A Mother’s Long Journey

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It is certain that you would feel astonished if you luckily happen to meet her and other family members in a small-congested room in Nepal’s capital city Kathmandu – this is because her family is eagerly waiting for January 7, the scheduled-date to depart for Norway and begin a new life. A Bhutanese woman along with five other 6-16 years old finally took bold decision to opt Third Country Resettlement (TCR) offer despite being single to lead the whole family.

Suk Maya Rai, 32 of Beldangi-II, Sector I/3-22 succeeded after six years of her necessary processing for TCR. Suk Maya weepingly laments that she was compelled to apply it after her 8-year-old daughter was raped. Not much assumed about the possible struggling life in a new country, Suk Maya is confident that her five children will have bright future after the Norwegian government educates them as assured by the UNHCR before taking-off the flight from Nepal.

Whether or not the assurances given by the authorities would thump on a stand of reality, she is optimistic that the Norwegian government would look after her family completely for five years. Suk Maya on one hand is happy with her decision; however, she immediately pours flashes of ‘sadness’ when evoking her days in Bhutan.
She talked to us before her departure to Norway. She has recently flew.

Why you decided to opt the offer of TCR?
As my daughter was rapped, I wandered here and there in search of authorities that can extend support for her medical treatment. Later, when CVICT Nepal diagnosed that my daughter had sustained severe injury she was also getting mentally disturbed. During her treatment period, while in Kathmandu after seven days of her rape case, two sisters (officials) from the UNHCR extended their full cooperation and support.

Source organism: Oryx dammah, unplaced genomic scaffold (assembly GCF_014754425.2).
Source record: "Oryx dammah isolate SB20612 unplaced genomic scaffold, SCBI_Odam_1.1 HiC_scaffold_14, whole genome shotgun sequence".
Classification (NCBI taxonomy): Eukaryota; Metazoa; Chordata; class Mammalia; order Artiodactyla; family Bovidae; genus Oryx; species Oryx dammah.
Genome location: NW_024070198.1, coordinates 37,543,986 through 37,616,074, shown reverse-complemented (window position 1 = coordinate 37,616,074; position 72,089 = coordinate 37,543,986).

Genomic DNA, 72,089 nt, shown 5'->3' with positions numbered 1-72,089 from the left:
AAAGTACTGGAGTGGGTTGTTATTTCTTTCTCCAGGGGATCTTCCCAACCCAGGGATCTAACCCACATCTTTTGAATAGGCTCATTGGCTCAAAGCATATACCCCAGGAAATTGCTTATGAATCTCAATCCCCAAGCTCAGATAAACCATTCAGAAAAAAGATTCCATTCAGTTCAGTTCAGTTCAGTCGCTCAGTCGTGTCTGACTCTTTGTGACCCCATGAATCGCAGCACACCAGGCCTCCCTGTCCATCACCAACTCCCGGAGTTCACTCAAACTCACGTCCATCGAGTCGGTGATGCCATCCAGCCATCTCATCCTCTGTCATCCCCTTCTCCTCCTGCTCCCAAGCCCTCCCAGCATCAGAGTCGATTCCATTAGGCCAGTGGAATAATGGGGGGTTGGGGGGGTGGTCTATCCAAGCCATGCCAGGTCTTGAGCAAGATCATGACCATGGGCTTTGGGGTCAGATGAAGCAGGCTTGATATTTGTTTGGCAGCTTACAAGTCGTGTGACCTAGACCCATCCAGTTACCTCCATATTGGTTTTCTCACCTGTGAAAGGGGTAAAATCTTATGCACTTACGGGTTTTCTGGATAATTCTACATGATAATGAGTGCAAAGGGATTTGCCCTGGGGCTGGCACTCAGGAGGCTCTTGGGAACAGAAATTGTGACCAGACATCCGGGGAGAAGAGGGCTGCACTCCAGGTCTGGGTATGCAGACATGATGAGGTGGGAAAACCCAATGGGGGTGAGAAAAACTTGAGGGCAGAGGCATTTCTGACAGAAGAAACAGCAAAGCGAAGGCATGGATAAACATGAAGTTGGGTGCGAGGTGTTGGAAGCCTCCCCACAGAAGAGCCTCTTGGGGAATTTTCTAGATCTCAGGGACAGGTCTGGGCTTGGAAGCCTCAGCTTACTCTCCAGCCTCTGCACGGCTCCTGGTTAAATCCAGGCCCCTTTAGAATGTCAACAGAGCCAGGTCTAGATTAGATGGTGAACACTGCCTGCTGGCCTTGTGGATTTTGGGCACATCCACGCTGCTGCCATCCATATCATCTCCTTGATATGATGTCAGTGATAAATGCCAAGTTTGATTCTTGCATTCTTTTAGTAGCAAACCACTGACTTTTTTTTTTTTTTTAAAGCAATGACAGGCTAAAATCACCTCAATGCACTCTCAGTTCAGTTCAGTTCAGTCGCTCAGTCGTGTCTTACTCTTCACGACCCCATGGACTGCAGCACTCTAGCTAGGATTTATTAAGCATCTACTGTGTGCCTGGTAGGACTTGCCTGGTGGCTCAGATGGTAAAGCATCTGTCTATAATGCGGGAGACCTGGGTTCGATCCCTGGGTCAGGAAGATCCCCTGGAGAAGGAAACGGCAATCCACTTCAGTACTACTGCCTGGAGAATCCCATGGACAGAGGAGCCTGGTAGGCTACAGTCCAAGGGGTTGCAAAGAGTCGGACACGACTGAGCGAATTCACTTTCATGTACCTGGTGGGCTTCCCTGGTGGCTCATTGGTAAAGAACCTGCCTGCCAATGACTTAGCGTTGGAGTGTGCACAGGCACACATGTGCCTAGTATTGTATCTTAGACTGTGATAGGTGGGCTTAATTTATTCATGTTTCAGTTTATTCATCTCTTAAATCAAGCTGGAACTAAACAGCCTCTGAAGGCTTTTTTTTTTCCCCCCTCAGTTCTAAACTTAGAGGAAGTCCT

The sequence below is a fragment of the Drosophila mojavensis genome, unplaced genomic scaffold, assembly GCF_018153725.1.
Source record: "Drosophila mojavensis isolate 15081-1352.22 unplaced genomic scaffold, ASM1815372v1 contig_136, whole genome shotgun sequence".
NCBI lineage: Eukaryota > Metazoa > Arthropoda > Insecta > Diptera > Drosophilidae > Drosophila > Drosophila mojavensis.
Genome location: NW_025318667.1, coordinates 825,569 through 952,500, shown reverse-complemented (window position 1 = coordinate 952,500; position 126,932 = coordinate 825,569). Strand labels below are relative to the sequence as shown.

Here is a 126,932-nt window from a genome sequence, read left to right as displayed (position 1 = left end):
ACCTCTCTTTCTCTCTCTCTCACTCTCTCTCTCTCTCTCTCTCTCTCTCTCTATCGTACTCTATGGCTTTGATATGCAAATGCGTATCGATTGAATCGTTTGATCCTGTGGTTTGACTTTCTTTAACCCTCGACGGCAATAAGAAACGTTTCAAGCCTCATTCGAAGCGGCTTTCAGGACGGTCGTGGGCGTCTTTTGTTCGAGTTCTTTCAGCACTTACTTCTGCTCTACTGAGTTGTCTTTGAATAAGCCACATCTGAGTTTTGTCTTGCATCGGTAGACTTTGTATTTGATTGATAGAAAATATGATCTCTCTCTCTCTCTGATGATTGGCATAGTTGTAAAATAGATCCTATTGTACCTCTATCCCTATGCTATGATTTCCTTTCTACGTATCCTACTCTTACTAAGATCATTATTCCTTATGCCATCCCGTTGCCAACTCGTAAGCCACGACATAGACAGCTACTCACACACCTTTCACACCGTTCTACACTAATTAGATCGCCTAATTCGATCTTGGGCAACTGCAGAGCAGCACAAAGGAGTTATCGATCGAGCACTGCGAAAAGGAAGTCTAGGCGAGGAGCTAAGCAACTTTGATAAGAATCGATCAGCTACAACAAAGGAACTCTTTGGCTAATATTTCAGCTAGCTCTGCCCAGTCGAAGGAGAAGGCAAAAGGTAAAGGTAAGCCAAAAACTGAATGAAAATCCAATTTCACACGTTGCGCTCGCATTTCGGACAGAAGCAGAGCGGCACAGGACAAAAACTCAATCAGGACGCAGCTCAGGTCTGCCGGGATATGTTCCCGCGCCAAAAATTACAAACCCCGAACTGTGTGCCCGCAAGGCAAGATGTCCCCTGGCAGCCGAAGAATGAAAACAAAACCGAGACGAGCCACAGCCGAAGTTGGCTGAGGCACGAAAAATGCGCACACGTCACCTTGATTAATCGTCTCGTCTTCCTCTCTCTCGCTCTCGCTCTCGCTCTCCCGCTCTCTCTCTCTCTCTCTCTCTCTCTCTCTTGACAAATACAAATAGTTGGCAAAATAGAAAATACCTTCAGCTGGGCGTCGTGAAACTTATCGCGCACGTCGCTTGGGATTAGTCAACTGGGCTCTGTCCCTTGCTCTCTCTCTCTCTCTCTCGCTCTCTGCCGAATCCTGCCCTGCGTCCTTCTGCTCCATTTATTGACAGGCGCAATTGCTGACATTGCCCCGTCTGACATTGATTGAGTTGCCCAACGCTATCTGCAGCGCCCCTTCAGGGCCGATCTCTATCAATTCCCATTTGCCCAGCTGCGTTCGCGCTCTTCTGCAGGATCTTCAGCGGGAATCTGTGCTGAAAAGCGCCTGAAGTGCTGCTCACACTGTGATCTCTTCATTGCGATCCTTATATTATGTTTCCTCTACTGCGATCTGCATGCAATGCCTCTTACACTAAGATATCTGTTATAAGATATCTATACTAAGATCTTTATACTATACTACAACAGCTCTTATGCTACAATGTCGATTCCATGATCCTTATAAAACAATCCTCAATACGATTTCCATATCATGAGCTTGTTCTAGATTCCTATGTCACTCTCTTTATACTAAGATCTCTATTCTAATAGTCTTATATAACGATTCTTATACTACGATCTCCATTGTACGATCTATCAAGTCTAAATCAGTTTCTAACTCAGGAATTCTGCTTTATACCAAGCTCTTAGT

After my arrival in camps, UNHCR officials inquired me if I was still facing any problems. I informed them that the community began neglecting our family. The UNHCR repeatedly made inquiries if I was interested to opt for the solution that it would furnish.

As my husband had a second marriage, I thought the way UNHCR was supporting me would lead my children’s future to a brighter atmosphere. So, I was then informed of the fact that the Norwegian government was willing to accept my vulnerable family.

Who decided that you are to go to Norway?
It is not me but the UNHCR that decided it.

How did you feel when you left your temporary hut in camps?
I really felt sad to leave my dwelling place, though temporarily habituated, because when we left Bhutan I had experienced same thing and now I am supposed to leave Nepal. I was really finding difficult to tolerate it as I left my community without any information due to fear of being intimidated.

Are you given cultural orientation classes?
Not much. I am just informed that our life would go easier as like that of Norwegian people after sometime. They also told me that I will have to struggle a bit to fit the Norwegian way.

Will you have to pay air ticket charge?
As I fall under most vulnerable group, I will not have to pay such charges. The UNHCR has informed me that the Norwegian government will bear my expenses.

Any thing at last?
Many people in camps are intimidated by third parties not to openly advocate or opt for TCR. This is a sad part. Let individuals decide their future. Bhutan is not going to start repatriation process soon. More or less, we experienced the fact that democracy is hard to be achieved unless we do something. It is not that those opting TCR will forget Bhutan.